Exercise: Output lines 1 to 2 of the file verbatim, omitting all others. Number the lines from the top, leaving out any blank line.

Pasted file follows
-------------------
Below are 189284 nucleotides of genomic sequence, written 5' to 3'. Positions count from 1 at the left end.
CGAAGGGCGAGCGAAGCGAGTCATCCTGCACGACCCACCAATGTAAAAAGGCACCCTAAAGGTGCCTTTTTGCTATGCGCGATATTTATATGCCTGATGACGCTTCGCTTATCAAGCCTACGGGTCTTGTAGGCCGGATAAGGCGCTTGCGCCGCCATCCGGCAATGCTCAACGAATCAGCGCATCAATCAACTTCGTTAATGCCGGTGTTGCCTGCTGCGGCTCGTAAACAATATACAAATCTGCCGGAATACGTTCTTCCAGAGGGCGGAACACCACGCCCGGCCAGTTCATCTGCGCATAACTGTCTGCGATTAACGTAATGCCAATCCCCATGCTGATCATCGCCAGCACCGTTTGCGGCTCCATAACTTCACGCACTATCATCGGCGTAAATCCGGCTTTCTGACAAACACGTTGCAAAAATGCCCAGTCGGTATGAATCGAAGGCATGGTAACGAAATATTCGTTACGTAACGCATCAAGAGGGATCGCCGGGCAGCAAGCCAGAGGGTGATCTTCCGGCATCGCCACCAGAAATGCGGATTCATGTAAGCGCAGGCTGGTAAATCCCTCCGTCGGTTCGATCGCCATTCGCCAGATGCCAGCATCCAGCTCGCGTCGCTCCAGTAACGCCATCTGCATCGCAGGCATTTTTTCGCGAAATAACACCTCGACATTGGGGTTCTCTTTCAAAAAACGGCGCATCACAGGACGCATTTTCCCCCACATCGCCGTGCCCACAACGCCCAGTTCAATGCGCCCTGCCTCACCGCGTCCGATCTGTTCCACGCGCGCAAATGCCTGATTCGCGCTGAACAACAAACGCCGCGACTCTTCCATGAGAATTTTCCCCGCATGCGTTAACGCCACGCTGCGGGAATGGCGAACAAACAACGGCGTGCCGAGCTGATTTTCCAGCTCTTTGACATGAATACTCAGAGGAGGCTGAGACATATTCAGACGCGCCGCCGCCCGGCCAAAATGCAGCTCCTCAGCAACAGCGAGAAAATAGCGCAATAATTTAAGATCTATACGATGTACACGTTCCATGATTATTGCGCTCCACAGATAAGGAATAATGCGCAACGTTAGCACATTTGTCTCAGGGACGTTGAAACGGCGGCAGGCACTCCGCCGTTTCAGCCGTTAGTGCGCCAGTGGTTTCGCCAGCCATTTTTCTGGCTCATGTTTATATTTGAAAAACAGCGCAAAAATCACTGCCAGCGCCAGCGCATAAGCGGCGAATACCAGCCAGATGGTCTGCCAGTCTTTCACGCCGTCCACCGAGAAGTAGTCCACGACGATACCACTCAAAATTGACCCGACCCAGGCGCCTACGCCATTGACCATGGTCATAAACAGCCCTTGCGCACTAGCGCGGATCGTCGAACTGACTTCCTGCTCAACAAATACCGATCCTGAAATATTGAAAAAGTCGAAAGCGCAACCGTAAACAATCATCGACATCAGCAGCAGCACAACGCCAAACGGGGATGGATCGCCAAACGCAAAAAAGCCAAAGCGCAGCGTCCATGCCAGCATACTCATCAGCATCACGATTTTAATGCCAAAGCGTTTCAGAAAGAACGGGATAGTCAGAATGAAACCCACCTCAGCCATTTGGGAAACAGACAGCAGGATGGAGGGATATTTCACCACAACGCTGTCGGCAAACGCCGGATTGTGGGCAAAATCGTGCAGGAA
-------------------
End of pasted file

Below are 189284 nucleotides of genomic sequence, written 5' to 3'. Positions count from 1 at the left end.
CGAAGGGCGAGCGAAGCGAGTCATCCTGCACGACCCACCAATGTAAAAAGGCACCCTAAAGGTGCCTTTTTGCTATGCGCGATATTTATATGCCTGATGACGCTTCGCTTATCAAGCCTACGGGTCTTGTAGGCCGGATAAGGCGCTTGCGCCGCCATCCGGCAATGCTCAACGAATCAGCGCATCAATCAACTTCGTTAATGCCGGTGTTGCCTGCTGCGGCTCGTAAACAATATACAAATCTGCCGGAATACGTTCTTCCAGAGGGCGGAACACCACGCCCGGCCAGTTCATCTGCGCATAACTGTCTGCGATTAACGTAATGCCAATCCCCATGCTGATCATCGCCAGCACCGTTTGCGGCTCCATAACTTCACGCACTATCATCGGCGTAAATCCGGCTTTCTGACAAACACGTTGCAAAAATGCCCAGTCGGTATGAATCGAAGGCATGGTAACGAAATATTCGTTACGTAACGCATCAAGAGGGATCGCCGGGCAGCAAGCCAGAGGGTGATCTTCCGGCATCGCCACCAGAAATGCGGATTCATGTAAGCGCAGGCTGGTAAATCCCTCCGTCGGTTCGATCGCCATTCGCCAGATGCCAGCATCCAGCTCGCGTCGCTCCAGTAACGCCATCTGCATCGCAGGCATTTTTTCGCGAAATAACACCTCGACATTGGGGTTCTCTTTCAAAAAACGGCGCATCACAGGACGCATTTTCCCCCACATCGCCGTGCCCACAACGCCCAGTTCAATGCGCCCTGCCTCACCGCGTCCGATCTGTTCCACGCGCGCAAATGCCTGATTCGCGCTGAACAACAAACGCCGCGACTCTTCCATGAGAATTTTCCCCGCATGCGTTAACGCCACGCTGCGGGAATGGCGAACAAACAACGGCGTGCCGAGCTGATTTTCCAGCTCTTTGACATGAATACTCAGAGGAGGCTGAGACATATTCAGACGCGCCGCCGCCCGGCCAAAATGCAGCTCCTCAGCAACAGCGAGAAAATAGCGCAATAATTTAAGATCTATACGATGTACACGTTCCATGATTATTGCGCTCCACAGATAAGGAATAATGCGCAACGTTAGCACATTTGTCTCAGGGACGTTGAAACGGCGGCAGGCACTCCGCCGTTTCAGCCGTTAGTGCGCCAGTGGTTTCGCCAGCCATTTTTCTGGCTCATGTTTATATTTGAAAAACAGCGCAAAAATCACTGCCAGCGCCAGCGCATAAGCGGCGAATACCAGCCAGATGGTCTGCCAGTCTTTCACGCCGTCCACCGAGAAGTAGTCCACGACGATACCACTCAAAATTGACCCGACCCAGGCGCCTACGCCATTGACCATGGTCATAAACAGCCCTTGCGCACTAGCGCGGATCGTCGAACTGACTTCCTGCTCAACAAATACCGATCCTGAAATATTGAAAAAGTCGAAAGCGCAACCGTAAACAATCATCGACATCAGCAGCAGCACAACGCCAAACGGGGATGGATCGCCAAACGCAAAAAAGCCAAAGCGCAGCGTCCATGCCAGCATACTCATCAGCATCACGATTTTAATGCCAAAGCGTTTCAGAAAGAACGGGATAGTCAGAATGAAACCCACCTCAGCCATTTGGGAAACAGACAGCAGGATGGAGGGATATTTCACCACAACGCTGTCGGCAAACGCCGGATTGTGGGCAAAATCGTGCAGGAA